Rainy Mood is a very famous website/app that allows you to listen to the rain, air and thunderstorms sounds any time you want. It helps you to relax, or simply stay focused while trying to maintain your productivity. Listening to it on daily basis while doing your work or study for example can help you feel more comfortable in working for long continues hours. It’s a very widely-used app. There are many other websites too.

Today, you’ll be happy to know that there’s a rainy-mood-like extension for GNOME Shell, that allows you to listen to many similar sounds directly from your desktop. Its setup and usage is quite simple and easy. Its name is Focusli.

Install Focusli on GNOME Shell

Simply head to the GNOME Shell Extensions website and hit the trigger button to install it on your GNOME desktop. If you don’t know how to do that or if you are facing some error messages, you may refer to the first section of our previous article for more information.

After installation, you’ll notice that the extension is running as an indicator on the top bar:

Get Rainy Mood on GNOME Shell With the Focusli Extension 11

In order to activate the sounds, click on the icon of the sound mixture you want, and control its volume. You can for example mix the sounds of rain, air and talking people together to get a different fusion that you like.

You can keep changing and testing different mixtures till you find the one you love.

Get More Sounds for Focusli

Focusli offers 6 sound types per default, but that’s not all. There are hundreds of other sounds that you can get.

In order to do that, head to the Roality Free Sounds website, and download whatever sounds you may like (in MP3 or Wav format, doesn’t matter). After that, copy the files you downloaded and paste them to /home/<your_user_name>/.local/share/gnome-shell/extensions/focusli@armonge.info/sounds/ (The .local folder in your home is hidden, click Ctrl + H to show it):

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Now open the database.json file, located in the same folder. Its content should look like the following:

{
  "sounds": [
    {
      "name": "Rain",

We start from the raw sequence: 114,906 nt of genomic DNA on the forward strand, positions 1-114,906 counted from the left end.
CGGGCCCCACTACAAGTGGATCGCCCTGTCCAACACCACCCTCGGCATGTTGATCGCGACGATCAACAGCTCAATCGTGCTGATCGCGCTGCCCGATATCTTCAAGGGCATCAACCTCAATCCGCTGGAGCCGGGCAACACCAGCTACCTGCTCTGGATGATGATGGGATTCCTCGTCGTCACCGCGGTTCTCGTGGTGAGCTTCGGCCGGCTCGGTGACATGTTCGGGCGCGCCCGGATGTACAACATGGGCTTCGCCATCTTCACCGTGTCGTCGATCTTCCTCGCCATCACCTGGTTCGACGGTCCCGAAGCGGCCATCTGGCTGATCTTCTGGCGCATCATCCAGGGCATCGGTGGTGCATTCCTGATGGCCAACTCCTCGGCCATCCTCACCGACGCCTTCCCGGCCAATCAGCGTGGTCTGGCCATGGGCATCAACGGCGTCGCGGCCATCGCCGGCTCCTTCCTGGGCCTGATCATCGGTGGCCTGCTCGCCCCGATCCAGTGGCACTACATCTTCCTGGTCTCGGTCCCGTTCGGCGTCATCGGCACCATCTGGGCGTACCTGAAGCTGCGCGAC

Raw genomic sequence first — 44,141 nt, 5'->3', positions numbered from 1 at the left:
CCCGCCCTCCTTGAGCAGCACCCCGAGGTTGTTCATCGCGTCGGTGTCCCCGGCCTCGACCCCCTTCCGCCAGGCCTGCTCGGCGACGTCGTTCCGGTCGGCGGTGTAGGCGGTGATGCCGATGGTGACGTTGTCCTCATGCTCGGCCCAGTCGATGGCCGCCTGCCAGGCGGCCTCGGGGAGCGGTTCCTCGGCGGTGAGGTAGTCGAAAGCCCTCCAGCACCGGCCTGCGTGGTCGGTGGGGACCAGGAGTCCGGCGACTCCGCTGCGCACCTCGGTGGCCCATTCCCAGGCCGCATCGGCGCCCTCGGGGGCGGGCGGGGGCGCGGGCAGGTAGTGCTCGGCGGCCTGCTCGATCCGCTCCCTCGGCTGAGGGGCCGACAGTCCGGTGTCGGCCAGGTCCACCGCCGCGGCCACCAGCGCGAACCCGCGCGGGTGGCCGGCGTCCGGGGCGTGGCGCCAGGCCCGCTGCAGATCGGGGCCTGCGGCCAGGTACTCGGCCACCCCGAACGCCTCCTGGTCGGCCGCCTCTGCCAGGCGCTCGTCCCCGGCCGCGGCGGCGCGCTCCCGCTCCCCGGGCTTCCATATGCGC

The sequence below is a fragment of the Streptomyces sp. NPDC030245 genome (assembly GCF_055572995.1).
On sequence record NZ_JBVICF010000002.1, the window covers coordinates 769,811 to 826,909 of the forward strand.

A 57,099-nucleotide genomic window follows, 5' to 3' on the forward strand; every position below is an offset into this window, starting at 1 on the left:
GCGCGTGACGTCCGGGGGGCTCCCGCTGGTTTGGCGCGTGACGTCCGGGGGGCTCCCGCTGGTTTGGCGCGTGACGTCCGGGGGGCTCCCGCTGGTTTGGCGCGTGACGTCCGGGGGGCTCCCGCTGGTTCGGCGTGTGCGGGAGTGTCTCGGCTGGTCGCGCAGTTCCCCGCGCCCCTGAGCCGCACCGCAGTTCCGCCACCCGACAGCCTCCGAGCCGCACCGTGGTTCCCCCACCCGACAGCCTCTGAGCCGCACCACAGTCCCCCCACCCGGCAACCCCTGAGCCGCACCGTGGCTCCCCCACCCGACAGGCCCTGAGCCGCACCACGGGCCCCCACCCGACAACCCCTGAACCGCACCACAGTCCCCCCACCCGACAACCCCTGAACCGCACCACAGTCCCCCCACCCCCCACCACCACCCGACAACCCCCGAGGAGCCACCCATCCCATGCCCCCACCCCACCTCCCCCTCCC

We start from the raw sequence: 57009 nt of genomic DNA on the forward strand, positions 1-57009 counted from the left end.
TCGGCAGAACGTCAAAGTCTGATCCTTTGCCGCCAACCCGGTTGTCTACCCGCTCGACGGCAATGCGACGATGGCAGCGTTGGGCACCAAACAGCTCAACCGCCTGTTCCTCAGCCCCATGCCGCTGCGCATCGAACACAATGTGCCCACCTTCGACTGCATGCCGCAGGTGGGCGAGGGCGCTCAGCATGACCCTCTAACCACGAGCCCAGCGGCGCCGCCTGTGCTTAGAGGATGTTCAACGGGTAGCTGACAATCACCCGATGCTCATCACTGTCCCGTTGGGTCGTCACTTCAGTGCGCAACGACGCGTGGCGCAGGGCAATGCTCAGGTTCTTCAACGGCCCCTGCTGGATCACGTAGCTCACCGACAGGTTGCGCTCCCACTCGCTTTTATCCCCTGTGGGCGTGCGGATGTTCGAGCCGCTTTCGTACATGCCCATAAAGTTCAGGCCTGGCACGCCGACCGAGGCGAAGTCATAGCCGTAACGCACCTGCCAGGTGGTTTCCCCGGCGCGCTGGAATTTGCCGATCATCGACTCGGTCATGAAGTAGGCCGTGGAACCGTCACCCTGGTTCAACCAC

"uri": ".local/share/gnome-shell/extensions/focusli@armonge.info/sounds/Rain.ogg",
      "icon": "weather-showers-symbolic"
    },
    {
      "name": "Wind",
      "uri": ".local/share/gnome-shell/extensions/focusli@armonge.info/sounds/Wind.ogg",
      "icon": "weather-fog-symbolic"
    },
    {
      "name": "Summer_Night",
      "uri": ".local/share/gnome-shell/extensions/focusli@armonge.info/sounds/Summer_Night.ogg",
      "icon": "weather-clear-night-symbolic"
    },
    {
      "name": "Coffee_Shop",
      "uri": ".local/share/gnome-shell/extensions/focusli@armonge.info/sounds/Coffee_Shop.ogg",
      "icon": "system-users-symbolic"
    },
    {
      "name": "White_Noise",
      "uri": ".local/share/gnome-shell/extensions/focusli@armonge.info/sounds/White_Noise.ogg",
      "icon": "utilities-system-monitor-symbolic"
    },
    {
      "name": "Fireplace",
      "uri": ".local/share/gnome-shell/extensions/focusli@armonge.info/sounds/Fireplace.ogg",
      "icon": "keyboard-brightness-symbolic"
    }
  ]
}

In order to make the extension identify our newly added sound, we simply need to change it to:

{
  "sounds": [
    {
      "name": "Rain",
      "uri": ".local/share/gnome-shell/extensions/focusli@armonge.info/sounds/Rain.ogg",
      "icon": "weather-showers-symbolic"
    },
    {
      "name": "Wind",
      "uri": ".local/share/gnome-shell/extensions/focusli@armonge.info/sounds/Wind.ogg",
      "icon": "weather-fog-symbolic"
    },
    {
      "name": "Summer_Night",
      "uri": ".local/share/gnome-shell/extensions/focusli@armonge.info/sounds/Summer_Night.ogg",
      "icon": "weather-clear-night-symbolic"
    },
    {
      "name": "Coffee_Shop",
      "uri": ".local/share/gnome-shell/extensions/focusli@armonge.info/sounds/Coffee_Shop.ogg",
      "icon": "system-users-symbolic"
    },
    {
      "name": "White_Noise",
      "uri": ".local/share/gnome-shell/extensions/focusli@armonge.info/sounds/White_Noise.ogg",
      "icon": "utilities-system-monitor-symbolic"
    },
    {
      "name": "Fireplace",
      "uri": ".local/share/gnome-shell/extensions/focusli@armonge.info/sounds/Fireplace.ogg",
      "icon": "keyboard-brightness-symbolic"
    },
    {
      "name": "Thunderstorm",
      "uri": ".local/share/gnome-shell/extensions/focusli@armonge.info/sounds/Thunder.mp3",
      "icon": "system"
    }
  ]
}

Notice how we simply copied an already existing section in the JSON file, and simply changed the name, uri and icon for it:

,
{
"name": "Thunderstorm",
"uri": ".local/share/gnome-shell/extensions/focusli@armonge.info/sounds/Thunder.mp3",
"icon": "system"
}

Just change Thunderstorm to the name you want, and Thunder.mp3 to the name of the file you downloaded, and system to the icon name you want to use (You can leave this one as it is).

Finally, restart GNOME Shell via Alt + F2, and write r and hit Enter. You’ll now find your new sound available in the extension to play any time you want (You can also control its volume):

Get Rainy Mood on GNOME Shell With the Focusli Extension 15

You can repeat the same process above for as many times as you wish; Mixing different sound types until you get the fusion you like the most. It’s really a fun experience to do.

Adding new sounds can be tricky for some users, it would’ve been much better if the extension offered a settings window to do that by simply dragging and dropping the sound file you want. But this should get you going for now.

To browse the homepage of the Focusli extension, you can click here.

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